This Denali trip isn’t different, only this time we’ve stepped into the 21st Century. Anne just got a smart phone and I bought a tablet, and we’ve loaded several apps to help manage our trip better.

When traveling with an RV, it’s important to plan your camp sites. That’s what AllStays does for us. At $9.99, AllStays is the most expensive application we bought. This app uses Google Maps and overlays campgrounds, dump stations, LP dealers, casinos and even Walmarts along the route. Clicking on an icon opens a dialog box showing a brief description of the item and links to the location’s Website, directions from your current location, current weather conditions, pictures, reviews and if the campground is Web savvy, it will open a page that allows you to pick out a campsite and book it. The app also shows steep downgrades, low bridges, and escape roads, so you can change your route. It’s an impressive little app well worth the price.

When traveling, I always have a hard time reconciling all of my receipts and checkbooks. The next app that I bought will help me with that. This app is called AndroMoney and it was built mostly for business travelers. In it, you to enter something that you paid for and then stick it into a bucket, like personal, business or medical expense. You can start out with a budget amount and it will show you if you are over or under your daily, monthly, or annual allotment. It has built in reports and you can export the data to Excel or another money management programs. The cost for this was a staggering $2.99. At that price I figured that I couldn’t go wrong even if I only didn’t use most of its functions.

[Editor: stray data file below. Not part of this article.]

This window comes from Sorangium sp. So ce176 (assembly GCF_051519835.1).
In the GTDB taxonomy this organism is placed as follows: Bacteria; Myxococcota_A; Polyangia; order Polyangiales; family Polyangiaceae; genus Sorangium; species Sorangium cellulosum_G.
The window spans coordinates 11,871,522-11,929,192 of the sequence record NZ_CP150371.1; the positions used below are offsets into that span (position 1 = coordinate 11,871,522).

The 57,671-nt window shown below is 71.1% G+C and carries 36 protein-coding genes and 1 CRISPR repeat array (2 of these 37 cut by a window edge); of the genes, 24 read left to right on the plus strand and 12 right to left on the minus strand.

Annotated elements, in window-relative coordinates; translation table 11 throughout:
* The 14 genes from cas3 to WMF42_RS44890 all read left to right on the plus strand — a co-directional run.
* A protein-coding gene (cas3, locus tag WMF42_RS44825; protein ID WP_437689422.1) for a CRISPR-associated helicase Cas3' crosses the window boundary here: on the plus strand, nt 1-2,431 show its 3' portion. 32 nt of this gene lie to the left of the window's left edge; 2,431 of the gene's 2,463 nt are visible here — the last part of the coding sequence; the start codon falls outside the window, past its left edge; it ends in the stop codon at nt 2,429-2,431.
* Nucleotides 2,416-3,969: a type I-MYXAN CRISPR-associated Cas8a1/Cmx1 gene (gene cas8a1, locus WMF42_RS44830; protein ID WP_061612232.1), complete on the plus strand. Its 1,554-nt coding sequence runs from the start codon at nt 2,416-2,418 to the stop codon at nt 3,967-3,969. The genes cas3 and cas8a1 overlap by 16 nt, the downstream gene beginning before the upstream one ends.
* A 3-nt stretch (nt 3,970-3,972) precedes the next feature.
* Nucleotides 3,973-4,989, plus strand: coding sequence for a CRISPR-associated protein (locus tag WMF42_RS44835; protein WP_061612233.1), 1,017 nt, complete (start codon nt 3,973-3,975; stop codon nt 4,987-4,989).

The next app is called TripLog and is free (upgrades are available for a small fee). You all know someone that keeps a mileage logbook in their car; don’t you? That’s what this app does. Each time you stop for gas, you enter the odometer reading, the amount of gallons, the fuel price and total sale. You can also enter other auto expenses like oil changes, car washes and such. You can log each trip you make with your vehicle and categorize them as business or personal and TripLog will generate a report that you can use for filling out taxes. There is a feature that allows you to connect a Bluetooth OBDII reader. Without getting too technical, that’s the port below your steering wheel your mechanic plugs diagnostic stuff into and figures out what the check engine light means. Don’t let that scare you away, you don’t need to use it, just put the numbers in manually. It’s something intriguing to techies because it means the app will automatically start a trip when you turn on the car. I plan on using this program to track segment and overall mileages, and yes I do own an On Board Diagnostic (OBD) reader.

The next two apps that I’ve loaded are just for fun. We are big fans of Food Network and especially the show Diners, Drive-ins and Dives. We’ve tried several of the places that Guy Fieri featured on his show and we pretty much agree with his reviews (actually, if the restraint isn’t good, it won’t make the show). So the app named DDD has the show’s locations. Be still my blood clots. There are even three places in the Fairbanks area that you can bet we’ll try.